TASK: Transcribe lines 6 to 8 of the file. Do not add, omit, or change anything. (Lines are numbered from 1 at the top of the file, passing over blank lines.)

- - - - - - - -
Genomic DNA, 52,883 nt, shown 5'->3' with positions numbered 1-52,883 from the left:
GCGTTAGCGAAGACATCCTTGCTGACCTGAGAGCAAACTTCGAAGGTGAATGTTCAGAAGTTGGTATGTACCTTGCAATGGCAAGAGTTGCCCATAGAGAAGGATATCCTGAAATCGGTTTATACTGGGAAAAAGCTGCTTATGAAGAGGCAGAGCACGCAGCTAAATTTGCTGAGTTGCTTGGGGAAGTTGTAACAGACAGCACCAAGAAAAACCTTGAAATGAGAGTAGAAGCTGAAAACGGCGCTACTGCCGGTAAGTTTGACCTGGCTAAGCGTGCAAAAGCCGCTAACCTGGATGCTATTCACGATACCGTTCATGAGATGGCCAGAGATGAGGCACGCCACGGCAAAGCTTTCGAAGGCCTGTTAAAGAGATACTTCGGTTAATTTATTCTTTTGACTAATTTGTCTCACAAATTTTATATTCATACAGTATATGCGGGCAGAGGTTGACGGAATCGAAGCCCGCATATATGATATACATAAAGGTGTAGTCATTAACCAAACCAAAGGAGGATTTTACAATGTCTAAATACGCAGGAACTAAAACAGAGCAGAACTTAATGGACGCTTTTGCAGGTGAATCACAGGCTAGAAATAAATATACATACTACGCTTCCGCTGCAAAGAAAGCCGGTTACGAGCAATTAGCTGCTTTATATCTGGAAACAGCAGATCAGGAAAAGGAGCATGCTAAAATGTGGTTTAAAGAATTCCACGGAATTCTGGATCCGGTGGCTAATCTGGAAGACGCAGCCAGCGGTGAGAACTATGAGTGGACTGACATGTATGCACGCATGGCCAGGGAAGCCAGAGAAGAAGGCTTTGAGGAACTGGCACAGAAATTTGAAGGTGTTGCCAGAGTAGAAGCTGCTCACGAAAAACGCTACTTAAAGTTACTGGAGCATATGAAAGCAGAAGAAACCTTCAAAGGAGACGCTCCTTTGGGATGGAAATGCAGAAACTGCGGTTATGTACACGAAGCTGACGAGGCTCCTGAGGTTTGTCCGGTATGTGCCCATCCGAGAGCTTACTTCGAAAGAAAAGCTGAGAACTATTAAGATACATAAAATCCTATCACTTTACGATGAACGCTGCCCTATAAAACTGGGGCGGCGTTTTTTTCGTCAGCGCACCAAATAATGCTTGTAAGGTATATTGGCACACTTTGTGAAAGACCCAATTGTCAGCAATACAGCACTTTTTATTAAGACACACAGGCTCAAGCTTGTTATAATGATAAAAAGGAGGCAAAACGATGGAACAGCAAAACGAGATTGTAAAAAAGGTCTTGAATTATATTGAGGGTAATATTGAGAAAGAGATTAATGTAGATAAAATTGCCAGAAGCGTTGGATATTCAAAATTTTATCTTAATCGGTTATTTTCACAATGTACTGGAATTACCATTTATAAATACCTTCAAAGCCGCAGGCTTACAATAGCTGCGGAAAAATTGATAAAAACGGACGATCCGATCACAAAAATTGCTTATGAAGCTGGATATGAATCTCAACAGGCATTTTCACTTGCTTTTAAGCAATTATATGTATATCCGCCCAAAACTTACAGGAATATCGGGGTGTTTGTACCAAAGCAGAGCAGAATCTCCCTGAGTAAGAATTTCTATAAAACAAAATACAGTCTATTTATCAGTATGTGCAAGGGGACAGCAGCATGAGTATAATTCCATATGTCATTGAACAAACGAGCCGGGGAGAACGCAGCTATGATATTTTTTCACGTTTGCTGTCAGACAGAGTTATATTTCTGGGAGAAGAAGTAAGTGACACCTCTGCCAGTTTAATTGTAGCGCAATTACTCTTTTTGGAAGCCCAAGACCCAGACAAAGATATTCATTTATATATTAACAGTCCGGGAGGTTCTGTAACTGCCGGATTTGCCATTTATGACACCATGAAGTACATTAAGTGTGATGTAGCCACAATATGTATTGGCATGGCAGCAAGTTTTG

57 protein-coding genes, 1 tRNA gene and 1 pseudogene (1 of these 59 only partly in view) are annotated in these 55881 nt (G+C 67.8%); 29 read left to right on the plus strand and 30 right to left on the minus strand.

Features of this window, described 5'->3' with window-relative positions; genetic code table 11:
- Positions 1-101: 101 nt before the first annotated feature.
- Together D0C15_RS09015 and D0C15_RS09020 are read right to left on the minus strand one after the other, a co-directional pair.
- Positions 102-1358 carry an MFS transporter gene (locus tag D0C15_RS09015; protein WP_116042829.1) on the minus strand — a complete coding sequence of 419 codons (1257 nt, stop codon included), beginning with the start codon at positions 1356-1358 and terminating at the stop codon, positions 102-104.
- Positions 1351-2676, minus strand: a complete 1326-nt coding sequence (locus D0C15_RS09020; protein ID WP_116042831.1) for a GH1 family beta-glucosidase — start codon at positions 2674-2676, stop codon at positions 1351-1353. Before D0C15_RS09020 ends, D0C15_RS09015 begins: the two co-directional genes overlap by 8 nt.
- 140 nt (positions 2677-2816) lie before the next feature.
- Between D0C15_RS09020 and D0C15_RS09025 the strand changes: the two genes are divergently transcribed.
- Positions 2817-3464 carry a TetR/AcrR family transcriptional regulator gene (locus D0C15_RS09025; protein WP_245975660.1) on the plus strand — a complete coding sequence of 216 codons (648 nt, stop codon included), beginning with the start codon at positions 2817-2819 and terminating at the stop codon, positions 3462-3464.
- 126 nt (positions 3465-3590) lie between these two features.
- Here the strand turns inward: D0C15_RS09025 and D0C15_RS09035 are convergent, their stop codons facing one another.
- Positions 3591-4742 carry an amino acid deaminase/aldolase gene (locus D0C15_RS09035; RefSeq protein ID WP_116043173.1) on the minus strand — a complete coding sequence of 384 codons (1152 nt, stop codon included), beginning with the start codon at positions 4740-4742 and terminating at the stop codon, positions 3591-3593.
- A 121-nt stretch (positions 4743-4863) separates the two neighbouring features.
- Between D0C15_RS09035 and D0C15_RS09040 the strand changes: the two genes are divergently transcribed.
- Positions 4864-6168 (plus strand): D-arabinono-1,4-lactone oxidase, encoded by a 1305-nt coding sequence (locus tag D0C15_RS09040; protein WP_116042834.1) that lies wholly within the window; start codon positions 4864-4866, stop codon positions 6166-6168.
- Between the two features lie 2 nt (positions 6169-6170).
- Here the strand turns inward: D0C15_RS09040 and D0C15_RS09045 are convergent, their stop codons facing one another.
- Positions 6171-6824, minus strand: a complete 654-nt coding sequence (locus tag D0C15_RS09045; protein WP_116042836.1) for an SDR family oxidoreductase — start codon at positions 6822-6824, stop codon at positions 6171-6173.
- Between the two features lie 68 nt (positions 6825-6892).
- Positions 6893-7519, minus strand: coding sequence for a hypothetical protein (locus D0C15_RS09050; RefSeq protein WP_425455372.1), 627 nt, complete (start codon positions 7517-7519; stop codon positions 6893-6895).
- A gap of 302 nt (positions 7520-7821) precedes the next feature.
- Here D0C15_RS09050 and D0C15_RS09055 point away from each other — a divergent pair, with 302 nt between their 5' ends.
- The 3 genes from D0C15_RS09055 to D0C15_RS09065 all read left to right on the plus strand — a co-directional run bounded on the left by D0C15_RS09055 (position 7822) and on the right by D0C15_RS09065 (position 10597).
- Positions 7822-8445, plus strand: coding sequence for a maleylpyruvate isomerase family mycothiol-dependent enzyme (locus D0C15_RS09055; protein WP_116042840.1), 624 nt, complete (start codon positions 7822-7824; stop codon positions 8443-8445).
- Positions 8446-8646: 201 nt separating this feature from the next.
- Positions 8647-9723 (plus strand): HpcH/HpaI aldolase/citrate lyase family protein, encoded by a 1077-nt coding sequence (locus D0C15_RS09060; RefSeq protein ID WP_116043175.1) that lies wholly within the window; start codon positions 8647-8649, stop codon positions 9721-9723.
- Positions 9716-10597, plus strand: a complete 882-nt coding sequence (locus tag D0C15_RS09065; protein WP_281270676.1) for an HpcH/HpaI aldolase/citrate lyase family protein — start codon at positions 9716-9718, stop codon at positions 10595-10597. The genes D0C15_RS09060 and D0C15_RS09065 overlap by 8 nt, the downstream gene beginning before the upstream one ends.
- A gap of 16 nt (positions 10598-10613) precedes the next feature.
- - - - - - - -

- Together D0C15_RS09015 and D0C15_RS09020 are read right to left on the minus strand one after the other, a co-directional pair.
- Positions 102-1358 carry an MFS transporter gene (locus tag D0C15_RS09015; protein WP_116042829.1) on the minus strand — a complete coding sequence of 419 codons (1257 nt, stop codon included), beginning with the start codon at positions 1356-1358 and terminating at the stop codon, positions 102-104.
- Positions 1351-2676, minus strand: a complete 1326-nt coding sequence (locus D0C15_RS09020; protein ID WP_116042831.1) for a GH1 family beta-glucosidase — start codon at positions 2674-2676, stop codon at positions 1351-1353. Before D0C15_RS09020 ends, D0C15_RS09015 begins: the two co-directional genes overlap by 8 nt.